Diabetic Blisters (bullosis diabeticorum)
Rare and almost painless, diabetic blisters can heal on their own. They are similar to burn blister and usually found on fingers, toes, hands, feet and forearms. Tight blood sugar control can also help in expediting the treatment of diabetic blisters.
Digital sclerosis affects mostly the type 1 diabetes which is not controlled appropriately. Symptoms of this skin condition appear as thick, waxy (but tight) skin on hands, fingers and toes. Fingers can also become stiff. In a rare case, knees, ankles or elbows may get affected.
Brining blood glucose levels back to a normal level is the main treatment measure to be adopted. Using a moisturizer may help keep the skin soft.
Necrobiosis Lipoidica Diabeticorum (NLD)
This is a skin condition similar to diabetic dermopathy. Here, skin can become yellow, waxy and get raised. Treatment may not be essential until the sores remain closed. Women can suffer more from this condition as compared to men.
Blood sugar control apparently does not play a role here, both before and after diagnosis of the condition. Medications may be used; it is difficult to arrive at a conclusive treatment measure fro NLD due to lack of knowledge about what causes this condition. Necrobiosis Lipoidica Diabeticorum has association with diabetes mellitus, predominantly in the insulin dependants.
Vitiligo is a condition wherein the coloration of skin gets affected. The patient has patchy skin which differs in coloration from the usual skin.
This condition has no treatment categorically. A sun screen with SPF 15 or more can be used to avoid damage to the discolored skin. Micro pigmentation (tattooing) is one way to take care of the discolored area.
This is another diabetic skin problem where the skin darkens and thickens become in folds. Skin can also lose its usual coloration to become brown or tan. Overweight diabetics can suffer from this condition more often. It has no cure, although losing weight may improve the skin problem. Acanthosis nigricans is supposed to be an outcome of insulin resistance. This skin problem can also be a precursor to diabetes. So, if a non-diabetic suffers from this condition, he/she should consult the doctor for diabetic testing.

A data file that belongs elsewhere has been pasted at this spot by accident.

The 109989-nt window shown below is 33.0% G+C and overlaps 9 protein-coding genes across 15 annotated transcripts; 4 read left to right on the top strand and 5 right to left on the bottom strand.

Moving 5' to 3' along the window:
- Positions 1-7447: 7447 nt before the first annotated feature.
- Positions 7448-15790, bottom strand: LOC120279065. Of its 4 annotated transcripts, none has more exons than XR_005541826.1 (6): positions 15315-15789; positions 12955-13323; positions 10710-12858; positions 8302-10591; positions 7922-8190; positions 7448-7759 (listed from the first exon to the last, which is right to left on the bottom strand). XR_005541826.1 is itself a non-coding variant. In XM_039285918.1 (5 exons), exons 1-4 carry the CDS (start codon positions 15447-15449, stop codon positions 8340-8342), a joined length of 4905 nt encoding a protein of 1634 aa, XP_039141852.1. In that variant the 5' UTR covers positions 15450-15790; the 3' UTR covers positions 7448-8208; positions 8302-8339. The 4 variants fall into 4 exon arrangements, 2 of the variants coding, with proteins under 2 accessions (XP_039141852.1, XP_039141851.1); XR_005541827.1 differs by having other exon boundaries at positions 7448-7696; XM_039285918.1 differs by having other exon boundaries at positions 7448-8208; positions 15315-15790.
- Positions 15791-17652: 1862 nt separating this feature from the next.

Itching, which can happen to anyone, can also trouble diabetics. There can be many reasons for itching including yeast infection and poor blood flow. Your legs are mostly affected if you have poor blood flow. Skin lotions can relieve itching to certain extent. Lotions can keep skin soft and prevent them from drying and itching. Reduced bathing and use of a mild soap are other ways to deal with itching.
More useful tips for treating skin conditions in diabetes
Prompt diagnosis can ensure timely treatment of a skin condition, before it can actually become a problem. Many diabetic skin problems can be prevented through tight blood sugar control and routine examinations of the skin. High blood glucose can reduce your strength to fight invasions, including those on the skin.
It is important for diabetics to keep their skin clean and dry. Even minor injuries and abrasions should be attended cautiously and monitored for infection or any other sign of deterioration. Using mild soaps, shampoos and toiletries are other useful considerations.
Drink plenty of water to keep your skin hydrated. Wear cotton clothes, particularly undergarments, to promote circulation of air. Attune with your doctor for becoming more aware of diabetic consequences and have regular checkups to get timely treatment.